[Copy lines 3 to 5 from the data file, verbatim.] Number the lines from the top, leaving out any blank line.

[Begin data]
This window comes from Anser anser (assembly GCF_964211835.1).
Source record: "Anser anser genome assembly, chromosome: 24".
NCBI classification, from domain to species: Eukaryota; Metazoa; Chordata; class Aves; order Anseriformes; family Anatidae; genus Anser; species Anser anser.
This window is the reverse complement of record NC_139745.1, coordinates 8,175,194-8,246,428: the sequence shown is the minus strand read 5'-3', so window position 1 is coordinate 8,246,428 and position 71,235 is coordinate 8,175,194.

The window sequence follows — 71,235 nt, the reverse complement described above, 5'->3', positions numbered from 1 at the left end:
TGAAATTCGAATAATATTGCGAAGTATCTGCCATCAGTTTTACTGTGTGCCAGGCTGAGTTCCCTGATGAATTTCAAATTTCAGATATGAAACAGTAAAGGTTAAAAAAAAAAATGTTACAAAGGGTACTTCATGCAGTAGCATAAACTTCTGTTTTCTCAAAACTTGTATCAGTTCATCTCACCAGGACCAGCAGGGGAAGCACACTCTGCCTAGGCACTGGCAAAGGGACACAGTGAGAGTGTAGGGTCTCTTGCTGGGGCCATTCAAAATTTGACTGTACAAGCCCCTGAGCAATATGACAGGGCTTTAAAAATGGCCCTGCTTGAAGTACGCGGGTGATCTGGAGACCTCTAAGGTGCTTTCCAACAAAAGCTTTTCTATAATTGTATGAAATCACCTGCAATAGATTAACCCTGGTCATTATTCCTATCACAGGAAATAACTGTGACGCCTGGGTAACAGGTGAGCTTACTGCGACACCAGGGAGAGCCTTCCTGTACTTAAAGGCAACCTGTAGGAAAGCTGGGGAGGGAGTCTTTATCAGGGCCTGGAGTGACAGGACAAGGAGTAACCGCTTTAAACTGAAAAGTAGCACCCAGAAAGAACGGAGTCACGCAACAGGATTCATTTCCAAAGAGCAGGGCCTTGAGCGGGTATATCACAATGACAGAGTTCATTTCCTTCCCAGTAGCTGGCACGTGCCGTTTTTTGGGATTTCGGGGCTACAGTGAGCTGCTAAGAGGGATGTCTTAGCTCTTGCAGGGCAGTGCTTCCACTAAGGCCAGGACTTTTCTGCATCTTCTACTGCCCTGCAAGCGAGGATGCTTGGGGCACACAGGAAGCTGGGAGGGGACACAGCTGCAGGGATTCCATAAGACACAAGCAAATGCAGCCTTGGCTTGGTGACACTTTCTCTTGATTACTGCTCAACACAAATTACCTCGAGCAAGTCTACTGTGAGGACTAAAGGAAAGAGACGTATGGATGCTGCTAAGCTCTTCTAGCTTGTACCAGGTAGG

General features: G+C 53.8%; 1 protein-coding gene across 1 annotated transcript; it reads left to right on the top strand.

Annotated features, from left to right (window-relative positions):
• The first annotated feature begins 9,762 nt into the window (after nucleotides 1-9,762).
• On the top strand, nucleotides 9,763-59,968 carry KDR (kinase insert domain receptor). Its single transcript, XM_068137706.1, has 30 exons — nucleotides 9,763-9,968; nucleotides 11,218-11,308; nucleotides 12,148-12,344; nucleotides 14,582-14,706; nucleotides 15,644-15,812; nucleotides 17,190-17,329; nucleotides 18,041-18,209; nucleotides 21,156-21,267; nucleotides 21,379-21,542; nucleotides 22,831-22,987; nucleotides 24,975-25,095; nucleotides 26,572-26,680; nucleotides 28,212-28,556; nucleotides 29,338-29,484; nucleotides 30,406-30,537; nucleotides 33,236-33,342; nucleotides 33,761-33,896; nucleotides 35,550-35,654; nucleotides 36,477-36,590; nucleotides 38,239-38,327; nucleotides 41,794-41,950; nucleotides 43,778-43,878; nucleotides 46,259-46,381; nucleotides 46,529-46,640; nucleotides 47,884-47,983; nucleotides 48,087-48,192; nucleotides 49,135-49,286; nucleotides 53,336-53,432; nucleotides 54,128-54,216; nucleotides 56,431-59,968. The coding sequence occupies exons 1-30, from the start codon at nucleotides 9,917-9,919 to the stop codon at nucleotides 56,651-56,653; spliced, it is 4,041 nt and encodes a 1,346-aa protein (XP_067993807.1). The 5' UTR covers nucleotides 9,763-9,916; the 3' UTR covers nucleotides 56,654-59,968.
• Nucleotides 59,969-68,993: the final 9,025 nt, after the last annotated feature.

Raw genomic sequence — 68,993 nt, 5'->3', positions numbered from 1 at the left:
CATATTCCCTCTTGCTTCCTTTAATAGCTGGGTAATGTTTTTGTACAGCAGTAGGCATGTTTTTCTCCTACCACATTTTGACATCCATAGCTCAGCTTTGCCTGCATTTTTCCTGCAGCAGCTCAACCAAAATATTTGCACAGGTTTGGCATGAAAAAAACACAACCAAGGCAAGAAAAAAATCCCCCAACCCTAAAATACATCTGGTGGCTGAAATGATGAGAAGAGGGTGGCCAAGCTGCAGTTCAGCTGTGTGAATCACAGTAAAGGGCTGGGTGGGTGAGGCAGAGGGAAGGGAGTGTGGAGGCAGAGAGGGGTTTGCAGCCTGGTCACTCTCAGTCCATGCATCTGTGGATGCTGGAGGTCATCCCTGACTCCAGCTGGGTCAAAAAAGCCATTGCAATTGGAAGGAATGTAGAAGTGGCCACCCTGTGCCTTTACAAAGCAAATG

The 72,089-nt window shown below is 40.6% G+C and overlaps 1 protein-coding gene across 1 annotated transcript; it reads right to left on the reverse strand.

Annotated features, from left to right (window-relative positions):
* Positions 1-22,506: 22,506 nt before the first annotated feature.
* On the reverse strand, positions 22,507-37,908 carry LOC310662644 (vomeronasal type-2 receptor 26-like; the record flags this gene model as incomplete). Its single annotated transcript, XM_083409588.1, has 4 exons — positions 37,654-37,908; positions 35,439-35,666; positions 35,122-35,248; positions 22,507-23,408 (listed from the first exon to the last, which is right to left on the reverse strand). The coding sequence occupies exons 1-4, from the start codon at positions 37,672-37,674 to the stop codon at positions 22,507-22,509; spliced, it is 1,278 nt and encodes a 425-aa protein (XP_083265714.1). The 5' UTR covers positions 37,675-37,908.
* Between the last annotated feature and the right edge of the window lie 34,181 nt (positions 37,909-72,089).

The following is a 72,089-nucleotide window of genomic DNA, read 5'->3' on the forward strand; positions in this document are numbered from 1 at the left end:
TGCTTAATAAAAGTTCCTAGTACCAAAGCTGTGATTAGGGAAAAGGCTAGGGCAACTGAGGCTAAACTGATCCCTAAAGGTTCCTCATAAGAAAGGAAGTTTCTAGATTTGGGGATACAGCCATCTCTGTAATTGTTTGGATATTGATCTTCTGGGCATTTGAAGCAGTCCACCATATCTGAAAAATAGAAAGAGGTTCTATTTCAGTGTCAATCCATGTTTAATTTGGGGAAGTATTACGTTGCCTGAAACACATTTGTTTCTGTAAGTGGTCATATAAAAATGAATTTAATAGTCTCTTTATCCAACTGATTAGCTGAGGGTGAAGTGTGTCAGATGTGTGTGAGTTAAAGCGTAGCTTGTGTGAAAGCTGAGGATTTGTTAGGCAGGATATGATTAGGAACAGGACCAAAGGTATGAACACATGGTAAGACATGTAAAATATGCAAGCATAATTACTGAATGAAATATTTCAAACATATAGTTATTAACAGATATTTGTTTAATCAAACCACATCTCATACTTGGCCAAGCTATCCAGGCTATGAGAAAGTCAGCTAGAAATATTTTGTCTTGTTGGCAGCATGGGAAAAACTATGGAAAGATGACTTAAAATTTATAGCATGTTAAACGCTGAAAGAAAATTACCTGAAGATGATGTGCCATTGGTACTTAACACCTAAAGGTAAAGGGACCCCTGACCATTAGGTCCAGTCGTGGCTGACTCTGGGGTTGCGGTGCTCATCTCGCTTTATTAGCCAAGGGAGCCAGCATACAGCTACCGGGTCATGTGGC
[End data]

NCBI classification, from domain to species: Eukaryota; Metazoa; Chordata; class Aves; order Anseriformes; family Anatidae; genus Anser; species Anser anser.
This window is the reverse complement of record NC_139745.1, coordinates 8,175,194-8,246,428: the sequence shown is the minus strand read 5'-3', so window position 1 is coordinate 8,246,428 and position 71,235 is coordinate 8,175,194.

The window sequence follows — 71,235 nt, the reverse complement described above, 5'->3', positions numbered from 1 at the left end: